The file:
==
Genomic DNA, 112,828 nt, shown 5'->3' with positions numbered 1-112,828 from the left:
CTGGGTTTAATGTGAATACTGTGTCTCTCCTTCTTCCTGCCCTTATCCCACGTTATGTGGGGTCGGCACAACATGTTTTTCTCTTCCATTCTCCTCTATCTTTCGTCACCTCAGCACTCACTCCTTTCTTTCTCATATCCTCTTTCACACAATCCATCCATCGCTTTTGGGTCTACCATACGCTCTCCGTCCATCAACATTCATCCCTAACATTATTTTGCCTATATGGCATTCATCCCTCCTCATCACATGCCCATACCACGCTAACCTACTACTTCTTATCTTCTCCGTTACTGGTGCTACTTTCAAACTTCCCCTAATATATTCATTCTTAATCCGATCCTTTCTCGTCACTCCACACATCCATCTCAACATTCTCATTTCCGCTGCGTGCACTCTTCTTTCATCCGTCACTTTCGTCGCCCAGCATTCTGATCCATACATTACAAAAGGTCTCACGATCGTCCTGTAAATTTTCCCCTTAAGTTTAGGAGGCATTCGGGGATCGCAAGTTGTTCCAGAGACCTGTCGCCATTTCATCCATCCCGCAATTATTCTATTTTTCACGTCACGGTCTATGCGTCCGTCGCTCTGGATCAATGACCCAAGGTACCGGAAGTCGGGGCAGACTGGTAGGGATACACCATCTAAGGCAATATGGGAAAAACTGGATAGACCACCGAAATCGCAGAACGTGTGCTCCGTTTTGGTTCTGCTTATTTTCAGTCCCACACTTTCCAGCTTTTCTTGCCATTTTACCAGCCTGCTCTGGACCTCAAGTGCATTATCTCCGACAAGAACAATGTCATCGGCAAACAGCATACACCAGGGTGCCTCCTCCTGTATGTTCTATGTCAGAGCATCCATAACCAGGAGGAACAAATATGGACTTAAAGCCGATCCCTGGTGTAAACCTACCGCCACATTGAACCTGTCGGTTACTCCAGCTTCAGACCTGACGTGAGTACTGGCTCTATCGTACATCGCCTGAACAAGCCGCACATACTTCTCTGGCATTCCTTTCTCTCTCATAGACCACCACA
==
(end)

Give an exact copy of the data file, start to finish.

Genomic DNA, 112,828 nt, shown 5'->3' with positions numbered 1-112,828 from the left:
CTGGGTTTAATGTGAATACTGTGTCTCTCCTTCTTCCTGCCCTTATCCCACGTTATGTGGGGTCGGCACAACATGTTTTTCTCTTCCATTCTCCTCTATCTTTCGTCACCTCAGCACTCACTCCTTTCTTTCTCATATCCTCTTTCACACAATCCATCCATCGCTTTTGGGTCTACCATACGCTCTCCGTCCATCAACATTCATCCCTAACATTATTTTGCCTATATGGCATTCATCCCTCCTCATCACATGCCCATACCACGCTAACCTACTACTTCTTATCTTCTCCGTTACTGGTGCTACTTTCAAACTTCCCCTAATATATTCATTCTTAATCCGATCCTTTCTCGTCACTCCACACATCCATCTCAACATTCTCATTTCCGCTGCGTGCACTCTTCTTTCATCCGTCACTTTCGTCGCCCAGCATTCTGATCCATACATTACAAAAGGTCTCACGATCGTCCTGTAAATTTTCCCCTTAAGTTTAGGAGGCATTCGGGGATCGCAAGTTGTTCCAGAGACCTGTCGCCATTTCATCCATCCCGCAATTATTCTATTTTTCACGTCACGGTCTATGCGTCCGTCGCTCTGGATCAATGACCCAAGGTACCGGAAGTCGGGGCAGACTGGTAGGGATACACCATCTAAGGCAATATGGGAAAAACTGGATAGACCACCGAAATCGCAGAACGTGTGCTCCGTTTTGGTTCTGCTTATTTTCAGTCCCACACTTTCCAGCTTTTCTTGCCATTTTACCAGCCTGCTCTGGACCTCAAGTGCATTATCTCCGACAAGAACAATGTCATCGGCAAACAGCATACACCAGGGTGCCTCCTCCTGTATGTTCTATGTCAGAGCATCCATAACCAGGAGGAACAAATATGGACTTAAAGCCGATCCCTGGTGTAAACCTACCGCCACATTGAACCTGTCGGTTACTCCAGCTTCAGACCTGACGTGAGTACTGGCTCTATCGTACATCGCCTGAACAAGCCGCACATACTTCTCTGGCATTCCTTTCTCTCTCATAGACCACCACA